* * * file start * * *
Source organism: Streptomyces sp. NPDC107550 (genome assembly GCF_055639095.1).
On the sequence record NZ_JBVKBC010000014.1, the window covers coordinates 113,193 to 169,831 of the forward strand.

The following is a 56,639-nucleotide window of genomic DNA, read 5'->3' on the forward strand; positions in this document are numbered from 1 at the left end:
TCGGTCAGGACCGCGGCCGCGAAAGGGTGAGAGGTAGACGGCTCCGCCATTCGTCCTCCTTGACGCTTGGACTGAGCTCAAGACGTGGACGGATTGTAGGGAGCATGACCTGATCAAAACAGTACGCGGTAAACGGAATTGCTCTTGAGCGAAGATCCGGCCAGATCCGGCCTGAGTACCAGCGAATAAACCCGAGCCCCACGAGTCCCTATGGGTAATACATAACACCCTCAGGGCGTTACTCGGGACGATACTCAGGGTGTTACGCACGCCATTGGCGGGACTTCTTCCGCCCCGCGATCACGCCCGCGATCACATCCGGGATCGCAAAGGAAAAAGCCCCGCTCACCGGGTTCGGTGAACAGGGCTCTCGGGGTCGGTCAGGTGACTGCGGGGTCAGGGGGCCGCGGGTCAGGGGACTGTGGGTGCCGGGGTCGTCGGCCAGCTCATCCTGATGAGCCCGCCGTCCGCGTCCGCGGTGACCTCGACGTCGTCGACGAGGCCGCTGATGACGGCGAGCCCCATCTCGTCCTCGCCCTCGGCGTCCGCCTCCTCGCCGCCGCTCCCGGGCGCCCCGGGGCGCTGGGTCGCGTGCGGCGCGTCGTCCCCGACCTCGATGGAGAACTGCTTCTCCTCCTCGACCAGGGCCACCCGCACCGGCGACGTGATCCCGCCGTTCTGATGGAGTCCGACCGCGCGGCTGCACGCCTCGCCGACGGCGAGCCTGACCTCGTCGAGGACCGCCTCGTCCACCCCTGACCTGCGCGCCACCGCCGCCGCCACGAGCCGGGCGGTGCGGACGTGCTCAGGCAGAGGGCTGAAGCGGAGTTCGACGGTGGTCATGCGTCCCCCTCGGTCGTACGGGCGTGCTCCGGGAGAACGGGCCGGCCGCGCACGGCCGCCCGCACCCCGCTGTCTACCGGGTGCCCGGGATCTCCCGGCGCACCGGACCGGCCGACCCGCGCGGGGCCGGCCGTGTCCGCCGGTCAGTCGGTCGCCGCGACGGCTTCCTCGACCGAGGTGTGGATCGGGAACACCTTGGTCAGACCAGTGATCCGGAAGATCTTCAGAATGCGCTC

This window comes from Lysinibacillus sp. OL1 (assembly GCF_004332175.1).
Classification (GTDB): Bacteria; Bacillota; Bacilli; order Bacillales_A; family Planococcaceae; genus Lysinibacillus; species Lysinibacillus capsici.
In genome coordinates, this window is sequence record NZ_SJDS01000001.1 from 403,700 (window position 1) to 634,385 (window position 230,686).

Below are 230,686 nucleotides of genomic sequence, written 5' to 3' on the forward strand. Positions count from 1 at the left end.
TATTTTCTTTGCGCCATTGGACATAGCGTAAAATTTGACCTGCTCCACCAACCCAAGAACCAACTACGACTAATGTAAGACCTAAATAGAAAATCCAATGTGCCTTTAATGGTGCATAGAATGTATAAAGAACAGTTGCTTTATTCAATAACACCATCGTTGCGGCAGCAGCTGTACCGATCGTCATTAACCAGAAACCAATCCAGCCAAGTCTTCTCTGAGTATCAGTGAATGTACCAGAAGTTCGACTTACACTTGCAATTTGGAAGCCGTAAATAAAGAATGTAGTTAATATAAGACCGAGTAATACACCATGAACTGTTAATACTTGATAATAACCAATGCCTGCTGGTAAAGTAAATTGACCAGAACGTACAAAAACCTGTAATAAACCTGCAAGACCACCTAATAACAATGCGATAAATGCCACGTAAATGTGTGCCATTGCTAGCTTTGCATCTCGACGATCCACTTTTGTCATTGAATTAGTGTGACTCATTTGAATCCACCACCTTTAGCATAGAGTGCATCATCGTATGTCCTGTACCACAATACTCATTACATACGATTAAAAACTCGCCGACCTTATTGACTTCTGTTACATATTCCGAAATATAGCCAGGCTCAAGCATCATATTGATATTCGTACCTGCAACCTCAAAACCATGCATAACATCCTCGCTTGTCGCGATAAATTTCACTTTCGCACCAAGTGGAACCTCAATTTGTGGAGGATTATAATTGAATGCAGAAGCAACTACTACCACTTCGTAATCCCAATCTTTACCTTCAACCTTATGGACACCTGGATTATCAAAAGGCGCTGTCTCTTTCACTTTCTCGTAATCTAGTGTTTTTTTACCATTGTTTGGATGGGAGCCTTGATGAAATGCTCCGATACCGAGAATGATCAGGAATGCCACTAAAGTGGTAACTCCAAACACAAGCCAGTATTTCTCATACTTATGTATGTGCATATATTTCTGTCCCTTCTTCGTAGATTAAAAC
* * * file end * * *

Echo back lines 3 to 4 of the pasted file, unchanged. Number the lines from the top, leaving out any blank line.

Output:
The following is a 56,639-nucleotide window of genomic DNA, read 5'->3' on the forward strand; positions in this document are numbered from 1 at the left end:
TCGGTCAGGACCGCGGCCGCGAAAGGGTGAGAGGTAGACGGCTCCGCCATTCGTCCTCCTTGACGCTTGGACTGAGCTCAAGACGTGGACGGATTGTAGGGAGCATGACCTGATCAAAACAGTACGCGGTAAACGGAATTGCTCTTGAGCGAAGATCCGGCCAGATCCGGCCTGAGTACCAGCGAATAAACCCGAGCCCCACGAGTCCCTATGGGTAATACATAACACCCTCAGGGCGTTACTCGGGACGATACTCAGGGTGTTACGCACGCCATTGGCGGGACTTCTTCCGCCCCGCGATCACGCCCGCGATCACATCCGGGATCGCAAAGGAAAAAGCCCCGCTCACCGGGTTCGGTGAACAGGGCTCTCGGGGTCGGTCAGGTGACTGCGGGGTCAGGGGGCCGCGGGTCAGGGGACTGTGGGTGCCGGGGTCGTCGGCCAGCTCATCCTGATGAGCCCGCCGTCCGCGTCCGCGGTGACCTCGACGTCGTCGACGAGGCCGCTGATGACGGCGAGCCCCATCTCGTCCTCGCCCTCGGCGTCCGCCTCCTCGCCGCCGCTCCCGGGCGCCCCGGGGCGCTGGGTCGCGTGCGGCGCGTCGTCCCCGACCTCGATGGAGAACTGCTTCTCCTCCTCGACCAGGGCCACCCGCACCGGCGACGTGATCCCGCCGTTCTGATGGAGTCCGACCGCGCGGCTGCACGCCTCGCCGACGGCGAGCCTGACCTCGTCGAGGACCGCCTCGTCCACCCCTGACCTGCGCGCCACCGCCGCCGCCACGAGCCGGGCGGTGCGGACGTGCTCAGGCAGAGGGCTGAAGCGGAGTTCGACGGTGGTCATGCGTCCCCCTCGGTCGTACGGGCGTGCTCCGGGAGAACGGGCCGGCCGCGCACGGCCGCCCGCACCCCGCTGTCTACCGGGTGCCCGGGATCTCCCGGCGCACCGGACCGGCCGACCCGCGCGGGGCCGGCCGTGTCCGCCGGTCAGTCGGTCGCCGCGACGGCTTCCTCGACCGAGGTGTGGATCGGGAACACCTTGGTCAGACCAGTGATCCGGAAGATCTTCAGAATGCGCTC